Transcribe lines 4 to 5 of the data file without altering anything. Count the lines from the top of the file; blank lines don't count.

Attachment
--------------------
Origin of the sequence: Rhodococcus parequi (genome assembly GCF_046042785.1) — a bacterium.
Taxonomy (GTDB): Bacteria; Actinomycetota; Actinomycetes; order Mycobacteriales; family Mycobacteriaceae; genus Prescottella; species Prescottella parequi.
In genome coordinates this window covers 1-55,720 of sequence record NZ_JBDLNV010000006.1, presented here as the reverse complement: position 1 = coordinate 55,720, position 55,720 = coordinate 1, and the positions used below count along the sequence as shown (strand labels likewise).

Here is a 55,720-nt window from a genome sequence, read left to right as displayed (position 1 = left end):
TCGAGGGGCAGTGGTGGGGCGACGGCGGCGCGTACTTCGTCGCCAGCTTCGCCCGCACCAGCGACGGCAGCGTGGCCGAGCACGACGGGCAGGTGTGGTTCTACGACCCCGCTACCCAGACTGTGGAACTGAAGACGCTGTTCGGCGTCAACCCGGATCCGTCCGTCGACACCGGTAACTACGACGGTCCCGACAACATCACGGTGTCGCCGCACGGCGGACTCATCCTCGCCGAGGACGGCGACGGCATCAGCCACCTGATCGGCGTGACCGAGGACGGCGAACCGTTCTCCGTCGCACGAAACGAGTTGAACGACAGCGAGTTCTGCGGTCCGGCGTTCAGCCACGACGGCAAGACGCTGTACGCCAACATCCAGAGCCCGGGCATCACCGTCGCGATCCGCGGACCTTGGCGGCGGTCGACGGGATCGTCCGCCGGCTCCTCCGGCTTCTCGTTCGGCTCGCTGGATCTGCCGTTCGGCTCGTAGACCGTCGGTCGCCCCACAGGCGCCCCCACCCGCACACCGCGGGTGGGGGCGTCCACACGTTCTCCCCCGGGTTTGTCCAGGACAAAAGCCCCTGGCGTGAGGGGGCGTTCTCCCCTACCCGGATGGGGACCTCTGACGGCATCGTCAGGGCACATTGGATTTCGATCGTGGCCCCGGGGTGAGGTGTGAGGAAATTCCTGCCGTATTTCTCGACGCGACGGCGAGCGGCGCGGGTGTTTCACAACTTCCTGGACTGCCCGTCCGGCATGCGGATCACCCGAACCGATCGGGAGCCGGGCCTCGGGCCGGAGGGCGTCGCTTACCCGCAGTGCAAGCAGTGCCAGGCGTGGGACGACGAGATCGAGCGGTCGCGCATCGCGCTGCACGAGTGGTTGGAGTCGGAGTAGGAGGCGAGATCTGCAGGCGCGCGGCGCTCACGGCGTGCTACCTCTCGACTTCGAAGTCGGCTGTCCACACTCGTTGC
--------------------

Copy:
Here is a 55,720-nt window from a genome sequence, read left to right as displayed (position 1 = left end):
TCGAGGGGCAGTGGTGGGGCGACGGCGGCGCGTACTTCGTCGCCAGCTTCGCCCGCACCAGCGACGGCAGCGTGGCCGAGCACGACGGGCAGGTGTGGTTCTACGACCCCGCTACCCAGACTGTGGAACTGAAGACGCTGTTCGGCGTCAACCCGGATCCGTCCGTCGACACCGGTAACTACGACGGTCCCGACAACATCACGGTGTCGCCGCACGGCGGACTCATCCTCGCCGAGGACGGCGACGGCATCAGCCACCTGATCGGCGTGACCGAGGACGGCGAACCGTTCTCCGTCGCACGAAACGAGTTGAACGACAGCGAGTTCTGCGGTCCGGCGTTCAGCCACGACGGCAAGACGCTGTACGCCAACATCCAGAGCCCGGGCATCACCGTCGCGATCCGCGGACCTTGGCGGCGGTCGACGGGATCGTCCGCCGGCTCCTCCGGCTTCTCGTTCGGCTCGCTGGATCTGCCGTTCGGCTCGTAGACCGTCGGTCGCCCCACAGGCGCCCCCACCCGCACACCGCGGGTGGGGGCGTCCACACGTTCTCCCCCGGGTTTGTCCAGGACAAAAGCCCCTGGCGTGAGGGGGCGTTCTCCCCTACCCGGATGGGGACCTCTGACGGCATCGTCAGGGCACATTGGATTTCGATCGTGGCCCCGGGGTGAGGTGTGAGGAAATTCCTGCCGTATTTCTCGACGCGACGGCGAGCGGCGCGGGTGTTTCACAACTTCCTGGACTGCCCGTCCGGCATGCGGATCACCCGAACCGATCGGGAGCCGGGCCTCGGGCCGGAGGGCGTCGCTTACCCGCAGTGCAAGCAGTGCCAGGCGTGGGACGACGAGATCGAGCGGTCGCGCATCGCGCTGCACGAGTGGTTGGAGTCGGAGTAGGAGGCGAGATCTGCAGGCGCGCGGCGCTCACGGCGTGCTACCTCTCGACTTCGAAGTCGGCTGTCCACACTCGTTGC